ANALYSIS: The challenges of obtaining public records from a public university

It has now been over 10 weeks since the university initially received Campus Reform's request, leaving ample room for concern over the lack of transparency.

In late March, Campus Reform sent a public records request to Wayne State University (WSU) in Detroit, seeking the release of emails from several key individuals: Matt Lockwood, Associate Vice President of University Communications; Roy Wilson, President; Marquita Chamblee, Chief Diversity Officer; Caroline Maun, English Department Chair; and Lisa Ze Winters, English Department Associate Chair.

To facilitate document production, Campus Reform narrowed the search scope to the following words: Steven Shaviro, Facebook, First Amendment, Free Speech, Stanford, and Kyle Duncan.

Further, the timeframe for documents was narrowed to a three-day span, from March 26, 2023, to March 30, 2023

[RELATED: University charges Campus Reform $357,400 to conduct public record request]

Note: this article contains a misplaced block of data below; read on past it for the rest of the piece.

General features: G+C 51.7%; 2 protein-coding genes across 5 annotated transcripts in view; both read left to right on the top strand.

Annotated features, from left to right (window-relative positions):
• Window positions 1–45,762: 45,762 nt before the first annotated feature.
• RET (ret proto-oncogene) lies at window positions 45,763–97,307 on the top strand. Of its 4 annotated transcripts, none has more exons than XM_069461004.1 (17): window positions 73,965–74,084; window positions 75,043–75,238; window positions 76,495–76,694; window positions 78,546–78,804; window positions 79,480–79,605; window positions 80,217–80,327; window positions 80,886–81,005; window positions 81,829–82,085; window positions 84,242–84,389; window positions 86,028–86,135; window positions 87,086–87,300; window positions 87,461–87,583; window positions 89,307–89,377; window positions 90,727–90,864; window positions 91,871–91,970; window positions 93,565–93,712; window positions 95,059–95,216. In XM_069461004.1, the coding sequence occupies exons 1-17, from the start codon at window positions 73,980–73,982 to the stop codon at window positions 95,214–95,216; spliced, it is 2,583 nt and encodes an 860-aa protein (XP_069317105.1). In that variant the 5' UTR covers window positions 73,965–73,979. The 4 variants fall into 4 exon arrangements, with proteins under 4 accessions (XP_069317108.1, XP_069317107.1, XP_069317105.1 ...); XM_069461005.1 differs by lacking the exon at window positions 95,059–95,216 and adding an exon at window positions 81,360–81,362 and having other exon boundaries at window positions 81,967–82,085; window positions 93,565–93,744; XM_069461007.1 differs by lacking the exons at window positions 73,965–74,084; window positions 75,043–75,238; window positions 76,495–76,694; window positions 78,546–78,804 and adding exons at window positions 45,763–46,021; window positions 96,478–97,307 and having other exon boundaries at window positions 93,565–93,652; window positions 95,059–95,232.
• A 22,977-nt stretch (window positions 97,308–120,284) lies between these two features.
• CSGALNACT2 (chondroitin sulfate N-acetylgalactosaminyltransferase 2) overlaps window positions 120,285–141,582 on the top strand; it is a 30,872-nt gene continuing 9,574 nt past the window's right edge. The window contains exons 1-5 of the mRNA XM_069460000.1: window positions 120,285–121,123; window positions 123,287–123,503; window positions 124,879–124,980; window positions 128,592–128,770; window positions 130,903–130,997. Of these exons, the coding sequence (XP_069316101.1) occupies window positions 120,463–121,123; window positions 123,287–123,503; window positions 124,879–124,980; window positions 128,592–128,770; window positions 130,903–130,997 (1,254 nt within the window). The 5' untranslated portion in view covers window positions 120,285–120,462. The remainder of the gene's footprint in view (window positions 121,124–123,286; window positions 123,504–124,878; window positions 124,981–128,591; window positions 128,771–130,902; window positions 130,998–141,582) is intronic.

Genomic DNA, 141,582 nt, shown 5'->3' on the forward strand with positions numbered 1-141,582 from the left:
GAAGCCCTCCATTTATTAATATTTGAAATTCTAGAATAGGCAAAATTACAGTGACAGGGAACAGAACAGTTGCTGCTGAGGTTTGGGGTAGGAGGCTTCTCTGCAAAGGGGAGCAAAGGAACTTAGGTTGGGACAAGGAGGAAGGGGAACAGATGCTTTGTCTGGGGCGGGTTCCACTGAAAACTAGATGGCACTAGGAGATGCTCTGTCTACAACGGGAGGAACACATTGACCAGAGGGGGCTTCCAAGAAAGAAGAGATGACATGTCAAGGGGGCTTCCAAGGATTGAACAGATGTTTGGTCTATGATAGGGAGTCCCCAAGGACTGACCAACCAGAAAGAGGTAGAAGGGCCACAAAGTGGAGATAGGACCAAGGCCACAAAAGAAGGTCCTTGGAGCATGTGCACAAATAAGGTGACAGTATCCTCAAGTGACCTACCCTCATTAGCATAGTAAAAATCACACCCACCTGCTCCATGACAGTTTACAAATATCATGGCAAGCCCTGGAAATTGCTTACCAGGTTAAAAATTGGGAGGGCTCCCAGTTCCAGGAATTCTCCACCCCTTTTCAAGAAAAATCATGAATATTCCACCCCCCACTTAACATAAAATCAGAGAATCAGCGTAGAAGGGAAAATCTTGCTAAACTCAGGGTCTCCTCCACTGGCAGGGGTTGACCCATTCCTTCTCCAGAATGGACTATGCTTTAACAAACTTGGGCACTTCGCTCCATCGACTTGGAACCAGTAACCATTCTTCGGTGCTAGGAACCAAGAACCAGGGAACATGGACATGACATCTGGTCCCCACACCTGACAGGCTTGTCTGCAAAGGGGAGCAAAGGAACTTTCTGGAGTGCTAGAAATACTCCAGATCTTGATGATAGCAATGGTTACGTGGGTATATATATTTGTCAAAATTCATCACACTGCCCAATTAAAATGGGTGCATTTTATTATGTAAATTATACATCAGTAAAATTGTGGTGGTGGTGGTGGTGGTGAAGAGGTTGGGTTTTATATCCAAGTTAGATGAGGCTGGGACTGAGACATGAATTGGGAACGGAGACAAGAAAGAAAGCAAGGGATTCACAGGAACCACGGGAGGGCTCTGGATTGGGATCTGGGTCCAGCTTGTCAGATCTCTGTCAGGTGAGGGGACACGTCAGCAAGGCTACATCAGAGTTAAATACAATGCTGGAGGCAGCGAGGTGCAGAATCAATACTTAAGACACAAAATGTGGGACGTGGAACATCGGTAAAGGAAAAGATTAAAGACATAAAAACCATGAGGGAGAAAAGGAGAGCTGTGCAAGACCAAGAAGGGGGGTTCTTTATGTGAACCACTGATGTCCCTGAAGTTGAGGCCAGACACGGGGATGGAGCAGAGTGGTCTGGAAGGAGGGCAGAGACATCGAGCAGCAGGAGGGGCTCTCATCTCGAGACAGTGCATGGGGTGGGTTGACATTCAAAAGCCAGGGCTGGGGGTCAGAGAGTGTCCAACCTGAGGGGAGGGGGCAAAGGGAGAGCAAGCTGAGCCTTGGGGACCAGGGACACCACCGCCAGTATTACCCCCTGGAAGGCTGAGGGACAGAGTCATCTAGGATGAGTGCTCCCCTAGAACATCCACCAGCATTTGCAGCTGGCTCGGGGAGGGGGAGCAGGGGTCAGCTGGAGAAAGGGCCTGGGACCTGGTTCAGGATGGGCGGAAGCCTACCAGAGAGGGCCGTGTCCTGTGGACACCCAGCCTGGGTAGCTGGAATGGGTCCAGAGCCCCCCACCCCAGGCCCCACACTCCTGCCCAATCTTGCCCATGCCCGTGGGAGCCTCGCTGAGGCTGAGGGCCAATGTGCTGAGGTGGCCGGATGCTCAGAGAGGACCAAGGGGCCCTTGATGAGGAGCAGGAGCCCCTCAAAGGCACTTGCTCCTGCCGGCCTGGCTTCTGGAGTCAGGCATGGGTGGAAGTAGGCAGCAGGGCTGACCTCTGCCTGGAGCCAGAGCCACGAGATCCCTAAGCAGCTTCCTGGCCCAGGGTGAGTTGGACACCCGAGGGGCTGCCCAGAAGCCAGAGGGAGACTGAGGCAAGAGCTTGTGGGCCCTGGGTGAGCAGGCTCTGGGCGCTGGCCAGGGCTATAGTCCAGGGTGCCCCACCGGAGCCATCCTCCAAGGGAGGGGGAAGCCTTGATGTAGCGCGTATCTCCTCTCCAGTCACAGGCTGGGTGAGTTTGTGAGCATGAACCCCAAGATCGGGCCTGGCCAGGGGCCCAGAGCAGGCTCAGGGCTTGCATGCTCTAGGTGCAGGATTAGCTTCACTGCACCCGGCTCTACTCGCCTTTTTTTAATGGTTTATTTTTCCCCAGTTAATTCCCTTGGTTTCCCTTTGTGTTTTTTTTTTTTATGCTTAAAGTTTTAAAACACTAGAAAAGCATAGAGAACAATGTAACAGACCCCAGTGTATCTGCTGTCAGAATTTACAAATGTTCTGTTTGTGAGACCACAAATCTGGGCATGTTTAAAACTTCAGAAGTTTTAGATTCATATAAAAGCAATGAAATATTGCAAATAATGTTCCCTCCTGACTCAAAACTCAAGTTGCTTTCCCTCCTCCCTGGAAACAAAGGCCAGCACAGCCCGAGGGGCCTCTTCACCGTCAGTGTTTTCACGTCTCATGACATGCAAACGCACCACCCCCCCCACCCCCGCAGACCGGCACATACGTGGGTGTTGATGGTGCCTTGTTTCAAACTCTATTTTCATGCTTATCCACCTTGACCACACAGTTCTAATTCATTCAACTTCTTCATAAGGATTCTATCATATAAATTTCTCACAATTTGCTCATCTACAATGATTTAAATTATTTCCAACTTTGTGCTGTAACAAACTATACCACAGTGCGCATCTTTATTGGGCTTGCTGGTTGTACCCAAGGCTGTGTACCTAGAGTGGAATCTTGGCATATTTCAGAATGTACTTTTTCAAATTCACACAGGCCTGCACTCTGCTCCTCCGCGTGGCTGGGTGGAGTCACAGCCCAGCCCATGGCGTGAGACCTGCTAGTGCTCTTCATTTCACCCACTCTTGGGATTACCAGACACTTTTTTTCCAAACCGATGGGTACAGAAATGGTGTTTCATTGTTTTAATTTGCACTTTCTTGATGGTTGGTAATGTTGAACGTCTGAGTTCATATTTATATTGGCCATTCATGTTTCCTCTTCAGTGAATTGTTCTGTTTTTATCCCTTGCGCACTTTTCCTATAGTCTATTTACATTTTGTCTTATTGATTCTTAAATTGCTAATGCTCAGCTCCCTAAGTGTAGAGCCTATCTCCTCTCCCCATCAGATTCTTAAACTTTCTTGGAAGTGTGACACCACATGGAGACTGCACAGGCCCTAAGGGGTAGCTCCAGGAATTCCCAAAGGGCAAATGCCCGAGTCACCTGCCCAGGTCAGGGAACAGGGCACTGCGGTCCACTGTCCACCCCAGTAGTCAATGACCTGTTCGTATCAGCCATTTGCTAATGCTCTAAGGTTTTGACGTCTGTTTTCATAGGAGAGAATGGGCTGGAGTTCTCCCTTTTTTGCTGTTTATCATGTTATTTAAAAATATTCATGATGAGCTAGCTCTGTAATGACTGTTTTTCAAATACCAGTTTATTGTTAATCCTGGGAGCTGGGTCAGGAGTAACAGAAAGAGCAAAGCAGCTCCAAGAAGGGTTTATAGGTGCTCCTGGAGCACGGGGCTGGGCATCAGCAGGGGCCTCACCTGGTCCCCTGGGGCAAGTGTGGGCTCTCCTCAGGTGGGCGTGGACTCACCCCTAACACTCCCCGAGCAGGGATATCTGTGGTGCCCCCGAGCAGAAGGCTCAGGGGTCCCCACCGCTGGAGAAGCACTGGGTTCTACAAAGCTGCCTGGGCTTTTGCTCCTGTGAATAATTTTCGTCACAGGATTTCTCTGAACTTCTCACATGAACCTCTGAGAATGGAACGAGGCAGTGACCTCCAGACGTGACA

The request was sent to find documents related to WSU professor Steven Shaviro, who in late March was suspended with pay after describing conservative speakers as “racist, homophobic, [and] transphobic,” and calling for their murder. 

“I think it is far more admirable to kill a racist, homophobic, or transphobic speaker than it is to shout them down,” Shaviro posted on Facebook. 

FOIA Coordinator Linda Lowe, of the university’s Office of the General Counsel, did not acknowledge the request until April 10, despite stating that the university had received it on April 3.

In an email dated April 10, she stated, “I am writing in response to your Freedom of Information Act request received on April 3, 2023. Pursuant to Section 5(2) of the FOIA, the University is permitted to extend its time to respond to a FOIA request by 10 business days by notice to the requesting party. This letter provides you with notice of such an extension, which is required to prepare a proper response. The extended period ends April 24, 2023.”

Campus Reform did not respond to that email, but instead waited for the follow-up response. 

The follow-up came on April 19, four business days before the April 24 deadline, but 15 business days after Campus Reform initially sent the request. 

Disappointingly, the April 19 follow-up did not include documents.